Recommended Reading: What Is Not Yours Is Not Yours, by Helen Oyeyemi

IMG_6120A couple of years ago, I had the pleasure of reading Helen Oyeyemi’s work for the first time (review of Boy, Snow, Bird here; interview with Ms. Oyeyemi here), and I’m delighted to report that What Is Not Yours Is Not Yours*, a collection of stories, is just as intriguing.

These nine stories (with titles like “Is Your Blood As Red As This?”  and “Presence” and “Dornička and the St. Martin’s Day Goose”) are billed as linked. And they are linked thematically, through a key and lock motif, and through their focus on characters’ secrets. However, as I read the first half of the book, I think I spent a bit too much time searching for connections between each story (primarily character and location); by the time I sat down to read the second half, I’d relaxed into the book’s thematic concerns. On the short story collection-connectedness spectrum (which I just made up), it’s closer to Rebecca Makkai’s Music for Wartime than, say, The Tsar of Love and Techno (Anthony Marra).

I loved these stories’ elegant strangeness, the feeling they gave me that I was not on firm ground, but instead racing to suss out the boundaries—or lack of boundaries—in Ms. Oyeyemi’s worlds. In stories like the aforementioned “Dornička and the St. Martin’s Day Goose” and “Drownings,” readers are set down in the world of a fable or fairytale, though closer to their grim origins than the sanitized cartoon versions of childhood. In “‘Sorry’ Doesn’t Sweeten Her Tea,” a teenage girl, incensed with her favorite pop star’s non-apology to a woman he’s beaten, enlists the help of a friend of her stepfather’s—and the goddess Hecate—to bring him to justice (the story is, among other things, a brilliant exploration of online and real-life bullying).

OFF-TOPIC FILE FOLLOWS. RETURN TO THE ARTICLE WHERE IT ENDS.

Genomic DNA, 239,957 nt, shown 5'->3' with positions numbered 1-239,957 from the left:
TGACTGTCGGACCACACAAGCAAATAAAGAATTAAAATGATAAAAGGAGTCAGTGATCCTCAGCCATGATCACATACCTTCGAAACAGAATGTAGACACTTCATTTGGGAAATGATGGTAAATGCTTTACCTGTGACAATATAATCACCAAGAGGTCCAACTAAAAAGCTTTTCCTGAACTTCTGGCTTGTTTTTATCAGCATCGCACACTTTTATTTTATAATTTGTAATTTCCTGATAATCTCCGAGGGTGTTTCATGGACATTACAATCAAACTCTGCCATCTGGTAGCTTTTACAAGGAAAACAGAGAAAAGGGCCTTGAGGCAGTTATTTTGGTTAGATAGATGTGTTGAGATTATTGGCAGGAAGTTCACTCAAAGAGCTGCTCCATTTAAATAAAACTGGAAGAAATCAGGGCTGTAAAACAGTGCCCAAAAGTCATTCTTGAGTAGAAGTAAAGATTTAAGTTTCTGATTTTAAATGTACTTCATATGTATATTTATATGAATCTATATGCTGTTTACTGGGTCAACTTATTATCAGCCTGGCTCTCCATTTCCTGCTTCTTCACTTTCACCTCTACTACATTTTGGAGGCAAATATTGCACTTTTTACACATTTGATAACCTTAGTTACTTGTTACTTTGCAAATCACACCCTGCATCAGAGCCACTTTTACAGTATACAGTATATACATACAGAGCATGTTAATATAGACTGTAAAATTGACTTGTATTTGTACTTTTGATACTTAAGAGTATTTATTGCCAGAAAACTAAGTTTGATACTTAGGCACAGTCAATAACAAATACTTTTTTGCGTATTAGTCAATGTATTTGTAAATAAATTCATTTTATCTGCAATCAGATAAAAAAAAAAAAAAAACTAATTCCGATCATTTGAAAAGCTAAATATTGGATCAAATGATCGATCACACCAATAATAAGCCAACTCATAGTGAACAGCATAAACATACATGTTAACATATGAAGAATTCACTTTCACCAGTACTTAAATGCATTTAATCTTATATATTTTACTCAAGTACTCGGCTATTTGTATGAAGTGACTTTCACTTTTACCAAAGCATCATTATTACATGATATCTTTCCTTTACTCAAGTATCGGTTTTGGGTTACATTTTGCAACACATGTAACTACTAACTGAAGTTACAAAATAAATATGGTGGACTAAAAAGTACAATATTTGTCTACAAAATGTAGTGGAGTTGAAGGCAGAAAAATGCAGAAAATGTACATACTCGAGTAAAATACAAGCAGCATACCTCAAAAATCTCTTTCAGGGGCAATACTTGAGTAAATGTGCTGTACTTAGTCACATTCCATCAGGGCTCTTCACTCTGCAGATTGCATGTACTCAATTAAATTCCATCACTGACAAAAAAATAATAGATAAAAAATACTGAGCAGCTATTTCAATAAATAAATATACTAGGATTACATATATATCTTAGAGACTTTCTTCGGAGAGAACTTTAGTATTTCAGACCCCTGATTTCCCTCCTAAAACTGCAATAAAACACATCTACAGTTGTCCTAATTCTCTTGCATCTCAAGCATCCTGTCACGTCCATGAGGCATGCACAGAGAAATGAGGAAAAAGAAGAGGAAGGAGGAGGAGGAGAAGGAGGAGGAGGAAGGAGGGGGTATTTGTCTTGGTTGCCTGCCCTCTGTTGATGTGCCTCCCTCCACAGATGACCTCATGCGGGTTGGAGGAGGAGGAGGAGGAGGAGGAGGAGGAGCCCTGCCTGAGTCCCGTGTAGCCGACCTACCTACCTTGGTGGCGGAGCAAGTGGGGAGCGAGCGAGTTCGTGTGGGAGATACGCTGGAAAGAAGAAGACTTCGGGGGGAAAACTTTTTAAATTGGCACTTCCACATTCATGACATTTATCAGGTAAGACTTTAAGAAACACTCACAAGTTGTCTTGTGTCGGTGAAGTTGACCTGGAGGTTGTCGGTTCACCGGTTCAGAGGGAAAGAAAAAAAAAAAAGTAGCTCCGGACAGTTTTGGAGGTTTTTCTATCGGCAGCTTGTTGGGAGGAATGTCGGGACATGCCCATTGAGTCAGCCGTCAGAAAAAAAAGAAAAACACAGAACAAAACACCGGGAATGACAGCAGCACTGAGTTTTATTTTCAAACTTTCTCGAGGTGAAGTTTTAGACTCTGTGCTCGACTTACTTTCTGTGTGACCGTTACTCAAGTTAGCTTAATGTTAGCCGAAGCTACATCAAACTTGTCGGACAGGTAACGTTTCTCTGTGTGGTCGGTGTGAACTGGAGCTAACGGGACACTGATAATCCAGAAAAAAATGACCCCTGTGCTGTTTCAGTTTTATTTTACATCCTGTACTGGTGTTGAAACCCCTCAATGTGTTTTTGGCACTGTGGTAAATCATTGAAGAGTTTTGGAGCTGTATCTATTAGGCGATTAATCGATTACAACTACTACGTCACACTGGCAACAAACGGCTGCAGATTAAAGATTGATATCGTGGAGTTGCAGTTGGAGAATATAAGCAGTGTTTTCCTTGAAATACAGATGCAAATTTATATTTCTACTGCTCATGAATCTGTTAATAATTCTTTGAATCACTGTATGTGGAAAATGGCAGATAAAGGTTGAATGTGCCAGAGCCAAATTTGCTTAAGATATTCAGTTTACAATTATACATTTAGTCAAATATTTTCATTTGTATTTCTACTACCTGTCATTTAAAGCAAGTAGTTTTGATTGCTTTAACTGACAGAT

There’s a story about puppets, including one so real that s/he is mistaken for human; a story of a secret garden and the abandoned but not unloved women who might hold its key; a story of a land ruled by a tyrant whose drowned victims live in an underwater city; a story in which an unlikely sorority (The Homely Wench Society) conducts a raid on a rival fraternity in which they swap books (this last story is so charmingly, queerly British that I found myself grinning from ear to ear at the end). There’s a hotel (where “the furnishings are a mixture of dark reds and deep purples. Moving through the lobby is like crushing grapes and plums and being bathed in the resultant wine”) whose guests, once checked in, can never leave (though they can ask almost anything of the management). There’s a pair of therapists who choose themselves as test subjects for an experiment that shows them what might have happened in their lives.

This NPR profile (from 2014, when Boy, Snow, Bird was published) is wonderful, and I think does a better job than I am doing right now of conveying the “jolly gruesomeness” of Ms. Oyeyemi’s writing. In it, she talks about finding something about Eastern Europe that meshes with her outlook, and you can see in this collection that her travels in that part of the world have born fantastical fruit.

The writing in these pages is full of inventive detail, and it’s also supple; each story brings a shift in tone, from cheerful to suspenseful and back again. Always there’s the kind of tension that fully engages my attention, as here:

She sketched with an effort that strained every limb. Montse saw that the Señora sometimes grew short of breath though she’d hardly stirred. A consequence of snatching images out of the air—the air took something back.